Exploring Māori concepts of time and space, Nikau Hindin’s detailed star maps are part of an ongoing pursuit to see the world the way our ancestors did.
Nikau Hindin of Ngāi Tūpoto, Te Rarawa and Ngāpuhi is an aute maker who uses the maramataka and celestial navigation knowledge to reclaim Māori concepts of time.
The practice of aute takes its name from the plant aute, which was a canoe plant introduced to Aotearoa alongside many others such as kūmara and taro.
Aute was brought here by our tīpuna who, using the vast knowledge of celestial navigation, sailed Te Moana Nui a Kiwa from Hawaiki and eventually made Aotearoa their home.
At some point the practice of Aute was discontinued. Hindin has spent the last decade dedicated to remembering and reinvigorating the practice of aute in Aotearoa. It revolves around the life cycle of the plant, from growing and harvesting, to processing the inner bark and creating a fine cloth.
Painting with natural earth pigments, she works intimately with plants and tools that come from the natural environment and aligns her practices with the maramataka, the Māori stellar-lunar calendar.
The maramataka, whether we subscribe to it or not, relates to all of us and the way we interact with our natural environment every day. There has been a major revitalisation of maramataka within te ao Māori over the years, supported by the normalisation of narratives around Matariki being led nationally by the likes of Dr Rangi Mātāmua of Tūhoe.
“After reading Dr Rangi Mātāmua’s book Matariki, I was able to link the whetū with our maramataka. I realised that Matariki is just one of the significant morning stars used to track time – there are other stars to learn about that are associated with every new month and moon cycle,” says Hindin.
Exploring these Māori concepts of time and space in an ongoing pursuit to see the world the way our ancestors did, Hindin produces detailed star maps that visually record the rising and setting of stars like Matariki, Puanga and Rehua.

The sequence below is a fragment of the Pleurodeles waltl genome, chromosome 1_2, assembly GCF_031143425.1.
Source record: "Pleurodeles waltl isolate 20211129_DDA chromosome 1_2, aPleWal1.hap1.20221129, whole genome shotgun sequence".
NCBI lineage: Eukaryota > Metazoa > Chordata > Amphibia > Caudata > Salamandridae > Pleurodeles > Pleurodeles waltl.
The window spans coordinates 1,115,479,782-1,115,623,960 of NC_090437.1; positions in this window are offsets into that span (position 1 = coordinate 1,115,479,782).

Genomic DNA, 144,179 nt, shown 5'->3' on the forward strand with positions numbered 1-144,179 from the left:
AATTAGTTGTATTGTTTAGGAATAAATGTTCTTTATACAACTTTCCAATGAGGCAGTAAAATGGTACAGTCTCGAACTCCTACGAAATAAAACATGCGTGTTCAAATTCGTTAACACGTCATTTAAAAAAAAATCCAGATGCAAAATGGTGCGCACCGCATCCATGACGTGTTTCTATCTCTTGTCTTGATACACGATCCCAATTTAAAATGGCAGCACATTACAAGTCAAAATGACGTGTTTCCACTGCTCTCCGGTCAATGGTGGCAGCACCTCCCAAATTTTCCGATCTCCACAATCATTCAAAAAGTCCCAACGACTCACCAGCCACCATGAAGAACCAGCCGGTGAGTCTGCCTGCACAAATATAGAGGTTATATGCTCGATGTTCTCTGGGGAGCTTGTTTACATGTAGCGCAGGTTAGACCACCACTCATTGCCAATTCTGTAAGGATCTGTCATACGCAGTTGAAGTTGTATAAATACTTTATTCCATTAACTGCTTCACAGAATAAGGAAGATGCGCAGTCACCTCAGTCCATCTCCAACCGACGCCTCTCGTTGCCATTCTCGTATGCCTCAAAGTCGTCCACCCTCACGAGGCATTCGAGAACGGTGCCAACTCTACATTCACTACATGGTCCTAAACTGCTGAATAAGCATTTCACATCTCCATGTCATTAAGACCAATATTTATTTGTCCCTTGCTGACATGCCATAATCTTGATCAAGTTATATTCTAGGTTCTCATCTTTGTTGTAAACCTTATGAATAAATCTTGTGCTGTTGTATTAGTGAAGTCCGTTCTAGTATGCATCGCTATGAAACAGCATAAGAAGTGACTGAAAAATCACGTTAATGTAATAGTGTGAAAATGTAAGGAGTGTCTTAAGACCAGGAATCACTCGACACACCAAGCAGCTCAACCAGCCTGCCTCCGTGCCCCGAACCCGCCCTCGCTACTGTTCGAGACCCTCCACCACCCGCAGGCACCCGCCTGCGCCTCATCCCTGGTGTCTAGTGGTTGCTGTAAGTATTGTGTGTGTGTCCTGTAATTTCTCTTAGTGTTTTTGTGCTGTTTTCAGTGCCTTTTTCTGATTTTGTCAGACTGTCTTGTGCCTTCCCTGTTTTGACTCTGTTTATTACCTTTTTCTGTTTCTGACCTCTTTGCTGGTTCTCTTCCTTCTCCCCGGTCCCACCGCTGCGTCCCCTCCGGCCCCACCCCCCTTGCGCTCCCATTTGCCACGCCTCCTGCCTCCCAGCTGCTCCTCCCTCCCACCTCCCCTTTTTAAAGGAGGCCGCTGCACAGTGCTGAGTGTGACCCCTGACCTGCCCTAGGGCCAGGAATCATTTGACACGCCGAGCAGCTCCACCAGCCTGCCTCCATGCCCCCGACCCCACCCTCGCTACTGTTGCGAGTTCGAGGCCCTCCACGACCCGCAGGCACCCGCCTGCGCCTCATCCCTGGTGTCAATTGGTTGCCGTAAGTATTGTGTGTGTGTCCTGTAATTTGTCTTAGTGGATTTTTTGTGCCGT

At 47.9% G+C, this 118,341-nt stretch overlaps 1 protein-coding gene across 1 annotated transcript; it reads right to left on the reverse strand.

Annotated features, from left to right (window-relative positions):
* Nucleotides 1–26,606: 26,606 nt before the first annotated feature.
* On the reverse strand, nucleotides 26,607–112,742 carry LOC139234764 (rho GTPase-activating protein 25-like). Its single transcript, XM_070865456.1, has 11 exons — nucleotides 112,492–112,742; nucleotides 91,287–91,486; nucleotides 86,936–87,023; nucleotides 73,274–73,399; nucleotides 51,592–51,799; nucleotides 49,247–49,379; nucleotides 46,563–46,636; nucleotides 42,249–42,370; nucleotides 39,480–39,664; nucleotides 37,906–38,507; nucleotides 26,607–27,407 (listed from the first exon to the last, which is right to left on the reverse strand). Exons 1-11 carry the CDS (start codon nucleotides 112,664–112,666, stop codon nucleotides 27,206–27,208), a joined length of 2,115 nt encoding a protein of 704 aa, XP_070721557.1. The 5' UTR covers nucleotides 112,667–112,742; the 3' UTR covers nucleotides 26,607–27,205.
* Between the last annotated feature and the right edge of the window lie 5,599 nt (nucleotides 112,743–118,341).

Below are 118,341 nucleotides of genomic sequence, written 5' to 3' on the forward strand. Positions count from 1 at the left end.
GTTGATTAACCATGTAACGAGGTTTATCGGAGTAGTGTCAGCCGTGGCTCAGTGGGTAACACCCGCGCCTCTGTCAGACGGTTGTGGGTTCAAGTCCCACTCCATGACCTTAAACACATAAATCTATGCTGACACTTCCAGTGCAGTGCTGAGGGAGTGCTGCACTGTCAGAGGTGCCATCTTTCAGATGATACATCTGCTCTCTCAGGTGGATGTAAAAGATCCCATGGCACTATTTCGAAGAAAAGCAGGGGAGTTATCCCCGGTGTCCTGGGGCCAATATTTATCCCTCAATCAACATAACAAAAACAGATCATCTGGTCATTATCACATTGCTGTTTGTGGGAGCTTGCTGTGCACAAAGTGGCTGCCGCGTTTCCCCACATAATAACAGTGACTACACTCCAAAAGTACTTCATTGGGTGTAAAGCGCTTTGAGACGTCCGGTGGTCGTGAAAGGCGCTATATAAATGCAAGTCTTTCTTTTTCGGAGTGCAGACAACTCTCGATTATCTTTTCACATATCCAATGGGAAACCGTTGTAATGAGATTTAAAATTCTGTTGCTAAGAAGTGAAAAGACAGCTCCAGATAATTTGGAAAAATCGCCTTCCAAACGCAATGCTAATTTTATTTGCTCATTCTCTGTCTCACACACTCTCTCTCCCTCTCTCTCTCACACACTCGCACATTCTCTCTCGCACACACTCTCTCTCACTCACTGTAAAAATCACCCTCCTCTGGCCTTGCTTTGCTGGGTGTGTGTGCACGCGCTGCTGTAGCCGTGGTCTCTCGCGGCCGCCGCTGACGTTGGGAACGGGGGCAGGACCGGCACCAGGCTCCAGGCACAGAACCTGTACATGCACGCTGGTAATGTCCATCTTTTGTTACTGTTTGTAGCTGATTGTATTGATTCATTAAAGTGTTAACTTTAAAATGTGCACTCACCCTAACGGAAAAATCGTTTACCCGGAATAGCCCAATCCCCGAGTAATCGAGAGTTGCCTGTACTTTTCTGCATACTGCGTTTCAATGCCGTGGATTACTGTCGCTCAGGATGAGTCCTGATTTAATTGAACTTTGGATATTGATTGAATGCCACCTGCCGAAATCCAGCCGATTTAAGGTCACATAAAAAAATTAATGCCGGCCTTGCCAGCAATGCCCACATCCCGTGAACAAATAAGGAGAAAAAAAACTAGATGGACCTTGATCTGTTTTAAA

“I use my star maps to document when these morning stars rise and where they are on the horizon, while adding to my kete of knowledge which originally came from learning about the star compass,” says Hindin.
The star compass was used by Māori and our relations across Te Moana Nui a Kiwa as they masterfully circumnavigated an area equal to one-third of the world’s surface.
“The star compass comes from the idea of when you’re on your waka, in the middle of the ocean, you can’t see any land and there’s a horizon 360 degrees around you, so it’s a three-dimensional framework,” says Hindin.
Through the revival of waka hourua, the knowledge systems and narratives around the star compass and celestial navigation have been given new life among communities throughout Te Moana Nui a Kiwa.
Hindin learned about the star compass while studying towards a Master of Fine Arts in Hawai’i, where she found herself in the company of apprentice navigators who were training for deep-sea celestial navigation aboard the renowned and revered Hōkūle’a vessel.
“Watching them study for their long voyages to Tahiti, I just absorbed all the different stars and stories that they have, where they rise on the horizon and how they use our whetū to find direction. I came up with my star map system to help memorise the stars,” says Hindin.
The maps are 2D interpretations of the star compass navigational system. To represent the different star houses, at the base they feature niho taniwha patterns that come from Māori tukutuku designs found in carved meeting houses, with a horizontal line for the horizon and vertical lines that each show a different star and where they rise.
“The horizon is divided into 32 star houses, while every star house is 11¼ degrees,” says Hindin.
“Within those star houses there is north, south, east and west and there are seven star houses between those. Stars live in those houses, they rise in the east and set back in the same house on the opposite horizon on the west side.”
In Aotearoa, our position in the globe in terms of latitude is quite low. The trained eye will be able to identify the south celestial pole in our nightscape, an important marker for orientation when observing the trajectory of our whetū.